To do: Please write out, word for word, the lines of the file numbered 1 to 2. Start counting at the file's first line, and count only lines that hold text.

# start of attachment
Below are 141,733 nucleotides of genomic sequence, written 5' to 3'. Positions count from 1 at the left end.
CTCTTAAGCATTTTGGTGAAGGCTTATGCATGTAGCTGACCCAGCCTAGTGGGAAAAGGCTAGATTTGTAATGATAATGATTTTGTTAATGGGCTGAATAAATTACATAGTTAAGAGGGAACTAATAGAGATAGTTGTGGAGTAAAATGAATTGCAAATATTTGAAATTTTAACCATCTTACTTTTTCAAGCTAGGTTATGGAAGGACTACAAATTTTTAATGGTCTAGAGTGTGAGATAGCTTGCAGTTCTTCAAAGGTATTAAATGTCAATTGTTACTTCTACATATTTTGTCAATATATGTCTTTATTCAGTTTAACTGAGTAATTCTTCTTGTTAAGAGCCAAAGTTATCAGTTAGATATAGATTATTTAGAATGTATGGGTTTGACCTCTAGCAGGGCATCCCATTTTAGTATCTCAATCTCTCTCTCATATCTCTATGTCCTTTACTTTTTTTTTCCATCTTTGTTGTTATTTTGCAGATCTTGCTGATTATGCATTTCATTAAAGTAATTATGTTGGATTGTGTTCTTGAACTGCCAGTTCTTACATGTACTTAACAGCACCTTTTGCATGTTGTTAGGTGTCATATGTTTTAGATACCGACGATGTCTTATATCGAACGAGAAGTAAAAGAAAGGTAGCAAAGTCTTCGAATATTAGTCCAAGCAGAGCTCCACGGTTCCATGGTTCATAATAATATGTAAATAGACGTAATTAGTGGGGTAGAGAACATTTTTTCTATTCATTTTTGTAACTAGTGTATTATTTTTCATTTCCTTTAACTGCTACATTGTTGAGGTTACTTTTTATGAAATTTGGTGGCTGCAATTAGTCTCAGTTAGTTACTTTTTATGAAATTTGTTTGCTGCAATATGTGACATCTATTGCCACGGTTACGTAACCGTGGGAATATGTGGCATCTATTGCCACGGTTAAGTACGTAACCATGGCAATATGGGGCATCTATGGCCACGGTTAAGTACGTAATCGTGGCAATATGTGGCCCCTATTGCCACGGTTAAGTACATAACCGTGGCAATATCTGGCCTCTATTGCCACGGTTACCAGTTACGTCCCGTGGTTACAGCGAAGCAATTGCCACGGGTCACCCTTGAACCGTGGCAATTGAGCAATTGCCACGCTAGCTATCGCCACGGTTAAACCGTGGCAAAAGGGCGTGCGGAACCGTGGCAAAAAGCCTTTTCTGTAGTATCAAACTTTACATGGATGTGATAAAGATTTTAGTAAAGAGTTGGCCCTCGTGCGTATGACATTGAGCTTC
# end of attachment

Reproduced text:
Below are 141,733 nucleotides of genomic sequence, written 5' to 3'. Positions count from 1 at the left end.
CTCTTAAGCATTTTGGTGAAGGCTTATGCATGTAGCTGACCCAGCCTAGTGGGAAAAGGCTAGATTTGTAATGATAATGATTTTGTTAATGGGCTGAATAAATTACATAGTTAAGAGGGAACTAATAGAGATAGTTGTGGAGTAAAATGAATTGCAAATATTTGAAATTTTAACCATCTTACTTTTTCAAGCTAGGTTATGGAAGGACTACAAATTTTTAATGGTCTAGAGTGTGAGATAGCTTGCAGTTCTTCAAAGGTATTAAATGTCAATTGTTACTTCTACATATTTTGTCAATATATGTCTTTATTCAGTTTAACTGAGTAATTCTTCTTGTTAAGAGCCAAAGTTATCAGTTAGATATAGATTATTTAGAATGTATGGGTTTGACCTCTAGCAGGGCATCCCATTTTAGTATCTCAATCTCTCTCTCATATCTCTATGTCCTTTACTTTTTTTTTCCATCTTTGTTGTTATTTTGCAGATCTTGCTGATTATGCATTTCATTAAAGTAATTATGTTGGATTGTGTTCTTGAACTGCCAGTTCTTACATGTACTTAACAGCACCTTTTGCATGTTGTTAGGTGTCATATGTTTTAGATACCGACGATGTCTTATATCGAACGAGAAGTAAAAGAAAGGTAGCAAAGTCTTCGAATATTAGTCCAAGCAGAGCTCCACGGTTCCATGGTTCATAATAATATGTAAATAGACGTAATTAGTGGGGTAGAGAACATTTTTTCTATTCATTTTTGTAACTAGTGTATTATTTTTCATTTCCTTTAACTGCTACATTGTTGAGGTTACTTTTTATGAAATTTGGTGGCTGCAATTAGTCTCAGTTAGTTACTTTTTATGAAATTTGTTTGCTGCAATATGTGACATCTATTGCCACGGTTACGTAACCGTGGGAATATGTGGCATCTATTGCCACGGTTAAGTACGTAACCATGGCAATATGGGGCATCTATGGCCACGGTTAAGTACGTAATCGTGGCAATATGTGGCCCCTATTGCCACGGTTAAGTACATAACCGTGGCAATATCTGGCCTCTATTGCCACGGTTACCAGTTACGTCCCGTGGTTACAGCGAAGCAATTGCCACGGGTCACCCTTGAACCGTGGCAATTGAGCAATTGCCACGCTAGCTATCGCCACGGTTAAACCGTGGCAAAAGGGCGTGCGGAACCGTGGCAAAAAGCCTTTTCTGTAGTATCAAACTTTACATGGATGTGATAAAGATTTTAGTAAAGAGTTGGCCCTCGTGCGTATGACATTGAGCTTC